Here, we analyse the effect of habitat degradation on food webs by comparing the trophic structure and food chain length between two shallow Caribbean coral reefs known as “Limones” and “Bonanza” that are similar in size and subjected to the same environmental conditions, but have contrasting levels of degradation (Fig. 1). Limones is known for its abundance of the reef-building coral Acropora palmata39. Contrarily, Bonanza, which previously held abundant colonies of A. palmata, has sustained a substantial decline in live coral cover and increase in macroalgal cover from values estimated in 1985 (33% and 4%, respectively)40. We first compared the architectural complexity (rugosity index) and percent cover of live coral and different types of functional groups of algae between reefs. We then explored whether the trophic structure and food chain length of associated reef communities differed between Limones and Bonanza by comparing the stable isotopes (δ15N and δ13C) of several basal carbon sources and the same 48 reef-associated consumer species on both reefs as well as the trophic position of the latter. Using bi-plots of δ13C and δ15N values we compared the isotopic niche widths of the different trophic categories of consumers (herbivores, omnivores, carnivores) between reefs by means of several metrics of trophic structure41,42. We hypothesized that, as the coral-dominated Limones provides more habitats and trophic niches than Bonanza, then it will also exhibit a more complex trophic web with a higher trophic position of predators than the degraded reef.
Characterization of reef and benthic composition
As anticipated, the ecological condition of both reefs differed broadly (Fig. 1). Live coral cover was significantly higher on Limones (50.1 ± 15.1%, mean ± 95% CI) than on Bonanza (7.3 ± 4.6%) (t14 = 5.46, p = 0.0003), as was reef rugosity (Limones: 1.92 ± 0.31; Bonanza: 1.42 ± 0.09; t14 = 3.0, p = 0.025); whereas cover of brown and red fleshy, and green and red calcareous macroalgae was significantly greater on Bonanza than on Limones (Fig. 2). The average cover of all macroalgae (defined as erect fleshy or calcareous algae larger than 2 cm, i.e., excepting algal turf15) was greater on Bonanza (69.9%) than on Limones (26.6%).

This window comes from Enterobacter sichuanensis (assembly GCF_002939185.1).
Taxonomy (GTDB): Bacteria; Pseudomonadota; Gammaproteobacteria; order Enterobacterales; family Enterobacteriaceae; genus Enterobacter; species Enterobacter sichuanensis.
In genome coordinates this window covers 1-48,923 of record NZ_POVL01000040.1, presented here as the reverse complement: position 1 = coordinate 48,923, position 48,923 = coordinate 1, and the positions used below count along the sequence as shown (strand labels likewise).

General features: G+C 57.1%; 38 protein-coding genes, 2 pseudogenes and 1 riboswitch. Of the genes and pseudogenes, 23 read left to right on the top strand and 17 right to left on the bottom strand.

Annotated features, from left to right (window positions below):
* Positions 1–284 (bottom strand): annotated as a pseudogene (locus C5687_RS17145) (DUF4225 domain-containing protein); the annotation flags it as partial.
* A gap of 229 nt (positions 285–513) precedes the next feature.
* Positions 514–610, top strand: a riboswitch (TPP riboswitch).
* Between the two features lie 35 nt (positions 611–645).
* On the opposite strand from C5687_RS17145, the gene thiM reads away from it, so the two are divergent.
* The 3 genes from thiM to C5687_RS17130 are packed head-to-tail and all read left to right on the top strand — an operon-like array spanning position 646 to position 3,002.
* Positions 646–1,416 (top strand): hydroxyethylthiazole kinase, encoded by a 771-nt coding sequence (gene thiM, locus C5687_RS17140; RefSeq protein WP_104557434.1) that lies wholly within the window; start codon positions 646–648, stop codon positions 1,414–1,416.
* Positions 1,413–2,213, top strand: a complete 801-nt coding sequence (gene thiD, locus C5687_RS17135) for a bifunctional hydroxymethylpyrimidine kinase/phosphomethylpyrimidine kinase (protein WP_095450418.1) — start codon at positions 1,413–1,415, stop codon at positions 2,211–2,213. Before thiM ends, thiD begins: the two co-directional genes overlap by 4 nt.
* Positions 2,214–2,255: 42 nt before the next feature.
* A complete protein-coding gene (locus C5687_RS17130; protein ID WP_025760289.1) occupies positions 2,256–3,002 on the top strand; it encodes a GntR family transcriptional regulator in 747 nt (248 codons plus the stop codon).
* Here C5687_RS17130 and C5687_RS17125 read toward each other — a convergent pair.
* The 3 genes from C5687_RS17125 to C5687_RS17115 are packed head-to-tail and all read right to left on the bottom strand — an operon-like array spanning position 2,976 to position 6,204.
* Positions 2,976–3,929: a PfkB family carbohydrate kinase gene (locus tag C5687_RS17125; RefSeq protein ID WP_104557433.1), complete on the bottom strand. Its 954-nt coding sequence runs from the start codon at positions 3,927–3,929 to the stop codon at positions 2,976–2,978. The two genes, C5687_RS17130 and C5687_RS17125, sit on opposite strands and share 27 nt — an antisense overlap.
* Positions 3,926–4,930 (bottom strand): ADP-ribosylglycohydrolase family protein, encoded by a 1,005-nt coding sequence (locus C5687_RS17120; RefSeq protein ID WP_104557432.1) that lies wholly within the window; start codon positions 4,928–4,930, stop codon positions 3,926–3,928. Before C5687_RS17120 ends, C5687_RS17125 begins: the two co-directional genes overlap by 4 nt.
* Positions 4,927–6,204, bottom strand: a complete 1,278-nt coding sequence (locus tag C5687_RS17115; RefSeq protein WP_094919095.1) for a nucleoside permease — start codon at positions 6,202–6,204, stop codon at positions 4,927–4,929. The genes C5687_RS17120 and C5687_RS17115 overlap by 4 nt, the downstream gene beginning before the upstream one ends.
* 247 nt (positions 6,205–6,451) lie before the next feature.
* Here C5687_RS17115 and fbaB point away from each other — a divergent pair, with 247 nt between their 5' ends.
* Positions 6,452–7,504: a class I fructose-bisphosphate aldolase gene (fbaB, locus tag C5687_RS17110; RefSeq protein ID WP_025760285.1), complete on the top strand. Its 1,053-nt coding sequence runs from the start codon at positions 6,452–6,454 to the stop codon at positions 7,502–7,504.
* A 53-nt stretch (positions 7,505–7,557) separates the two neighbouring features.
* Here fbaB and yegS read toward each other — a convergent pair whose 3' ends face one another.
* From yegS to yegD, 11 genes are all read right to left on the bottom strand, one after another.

Trophic structure and food chain length
Despite the differences in cover of benthic components, the stable isotope analyses showed that the trophic structure of Limones and Bonanza was generally similar (Fig. 3). However, whereas the overall range of δ15N values was very similar on both reefs, the range in δ13C values was wider on Bonanza than on Limones (Fig. 3, Supplementary Table S1). On both reefs, basal carbon sources had a similar range of δ15N values (0.52 to 2.85‰) (Supplementary Table S1). Among consumers, the lowest δ15N values were obtained for herbivorous and omnivorous invertebrates such as the terebellid polychaete Eupolymnia sp., the hermit crab Pagurus brevidactylus, and the star snails Lithopoma tectum and L. caelatum, whereas the highest δ15N values were obtained for four carnivorous fishes: the schoolmaster snapper Lutjanus apodus, the grey snapper L. griseus, the Caesar grunt Haemulon carbonarium, and the glassy sweeper Pempheris schomburgkii (Supplementary Table S1). Estimates of trophic positions (TP) generally matched the dietary information of these species reported in the literature (Supplementary Table S1). In only eight of the 48 consumer species the TP varied significantly with reef. Five of these species had a higher TP on Bonanza (the scallop Caribachlamys ornata, the hermit crab Paguristes tortugae, the nodose clinging crab Mithraculus coryphe, the yellow-tail snapper Ocyurus chrysurus, and the four-eye butterflyfish Chaetodon capistratus), whereas three had a higher TP on Limones (the orangeclaw hermit Calcinus tibicen, the muricid snail Coralliophila erosa, and the bluestriped grunt Haemulon sciurus). Regardless, there was a high correlation between the TP values of individual consumers from Limones and Bonanza (r = 0.97) (Fig. 4). Moreover, the TP values of the five species of carnivores with the highest TP did not differ significantly between reefs (Fig. 4, Supplementary Table S1), indicating a similar food chain length.
The overall range in δ13C values on the degraded reef (Bonanza) relative to Limones reflects the broader range in δ13C values of basal carbon sources, which ranged from −18.76 ± 3.01 (mean ± SD) for turf algae to −8.78 ± 0.58 for the red coralline algae Amphiroa tribulus (Supplementary Table S1). The δ13C values of carbon sources were generally more enriched on Bonanza, except for algal turf, the green fleshy alga Caulerpa racemosa, and the green calcareous alga Halimeda tuna (Supplementary Table S2). On both reefs, the more depleted δ13C values among consumers were those for the French angelfish Pomacanthus paru, the blue tang Acanthurus coeruleus, the star snail L. tectum, and the redband parrotfish Sparisoma aurofrenatum, and the more enriched for C. erosa and M. coryphe (Supplementary Table S1). Significantly more enriched δ13C values were found for 10 species (nine invertebrates and one fish) on Limones and for eight species (seven invertebrates and one fish) on Bonanza (Supplementary Table S2). Therefore, the correlation between the δ13C values of consumers between both reefs was lower (r = 0.69) than the correlation between the corresponding TP values (Fig. 4).
Importance of basal carbon sources to consumers